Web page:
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Miscarriage is Common: You’re Not Alone

Understanding how common miscarriage is, and realizing that your experiences do not isolate you.

October 5, 2020
Miriam Reid

One of the worst things to face when it comes to any infertility issue is the feeling that you are all alone in your experiences. This can be the case with anything that goes wrong with the body, whether that be physical, mental, or emotional health—we work ourselves into a cycle of internal dialogue that has us convinced that we are bearing the burdens of misfortune entirely on our own, and that our troubles are an inherently lonely ordeal. It is absolutely vital to remember that no matter how difficult the time, how terrible the struggle, you are not alone. Specifically for today’s article, if you have suffered a miscarriage, you are certainly not alone.

What is Miscarriage?

Definition and Terms

Person holding their hands over their stomache, which is glowing faintly red
Miscarriage can mean a number of different things, and can be caused by various issues. Image courtesy of First Cry Parenting.

A miscarriage is when an embryo or fetus dies within the first 20 weeks of pregnancy. There are several different types of miscarriage, and each poses different physical risks and emotional hardship. Different terms regarding miscarriage include the following:

Threatened Miscarriage

With a threatened miscarriage, a person will experience vaginal bleeding and sometimes mild cramps, but the cervix remains closed. These have a roughly 50% chance of resolving and going on to be a normal pregnancy.

Inevitable Miscarriage

An inevitable miscarraige involves increased bleeding and an open cervix, and leaves no chance to save the pregnancy.

Incomplete Miscarriage

An incomplete miscarraige involves the expulsion of only some of the pregnancy tissue from the uterus. This may require follow-up treatment.

Complete Miscarriage

All of the pregnancy tissue leaves the uterus, and the person does not usually need follow-up treatment.

Missed Miscarriage

Although there is no cramping or bleeding, ultrasound reveals an embryo with no heartbeat, or an absent embryo. Follow-up treatment may be necessary.

The causes for miscarriage are not always known, but it is usually an issue with chromosomes in the genes or with the uterus or cervix, or the result of some sort of infection. Chromosomal problems include:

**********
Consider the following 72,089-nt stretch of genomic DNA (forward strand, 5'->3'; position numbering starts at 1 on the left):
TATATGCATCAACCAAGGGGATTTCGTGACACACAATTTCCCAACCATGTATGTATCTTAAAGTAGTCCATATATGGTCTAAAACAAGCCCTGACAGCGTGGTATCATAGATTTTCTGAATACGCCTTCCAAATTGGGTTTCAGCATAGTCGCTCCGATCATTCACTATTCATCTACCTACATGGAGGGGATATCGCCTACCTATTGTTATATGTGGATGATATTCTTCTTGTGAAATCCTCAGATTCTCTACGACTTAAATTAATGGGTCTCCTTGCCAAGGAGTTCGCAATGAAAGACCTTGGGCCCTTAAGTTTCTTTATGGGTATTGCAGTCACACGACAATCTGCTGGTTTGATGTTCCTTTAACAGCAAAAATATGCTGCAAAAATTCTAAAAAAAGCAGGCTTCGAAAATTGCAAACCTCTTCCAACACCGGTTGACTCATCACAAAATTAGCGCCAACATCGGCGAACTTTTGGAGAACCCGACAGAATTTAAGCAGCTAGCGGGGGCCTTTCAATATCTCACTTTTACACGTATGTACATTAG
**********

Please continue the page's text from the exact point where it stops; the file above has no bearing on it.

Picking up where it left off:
Uterine and cervical problems include:


Facts and Figures

Infographic describing how "1 in 4 women have experienced miscarraige"s
Anywhere between 1 in 4 and 1 in 3 pregnant people will experience a miscarriage. Image courtesy of Tommy’s.

How common is miscarriage? It actually depends on when in the process the miscarriage occurs. From implantation to fertilization to confirmation to a fetal heartbeat to all of the other factors leading up to the 20th week of pregnancy, there are numerous stages along the way where medical issues can become apparent.

According to “Incidence of Early Loss of Pregnancy” by Allen J. Wilcox, M.D., Ph.D. and 7 others, 22% of all conceptions never even complete implantation. That means that in 22 out of every 100 cases, the embryo may never even make contact with the uterine wall, and the pregnancy may never even technically commence. Miscarriage as a whole, however, is much more common. Very Well Family estimates that, counting both fertilized eggs that never implant and pregnancies that end in miscarriage, around 70% to 75% of all conceptions end in pregnancy loss.

The likelihood of miscarriage for the stages along the way varies. Referring back to “Incidence of Early Loss of Pregnancy,” about 31% of pregnancies that are confirmed after implantation end in miscarriage. That’s right: nearly a third of all pregnancies end in miscarriage. Cohen, Buxbaum, and Mankuta’s article “Spontaneous First Trimester Miscarriage Rates Per Woman Among Parous Women With 1 Or More Pregnancies Of 24 Weeks Or More” suggests that anywhere between 10% and 20% of medically confirmed pregnancies end in miscarriage, with 80% of those miscarriages occurring in the first trimester.

Monash University, via the article “Miscarriage Risk for Asymptomatic Women After a Normal First-Trimester Prenatal Visit,” reveals that the overall risk of miscarraige after the fetus’s heartbeat has been detected are low, but still present. They put the risk at 4% when the heartbeat is detected, 1.5% after 8 weeks, and 0.9% after 9 weeks. This research also found that if you have already suffered a miscarriage, your odds of miscarrying again are about 20%. But the interesting thing to note is that this is not that much higher a chance than for someone with no history of miscarriage.

You Are Not Alone

Find Support Today

Two hands exchangeing a cutout of a black heart.
Never forget that support and love is out there. Image courtesy of Kelly Sikkema.

Millions of people around the world, regardless of medical history, will deal with or have already dealt with miscarriage at some point in their lives. If you are one of those millions, know that your experiences are by no means awful things that are only happening to you. There is a whole world out there full of communities for you to reach out to. Find a support group full of people going through problems just like yours. It always helps to know that there are people in your corner.


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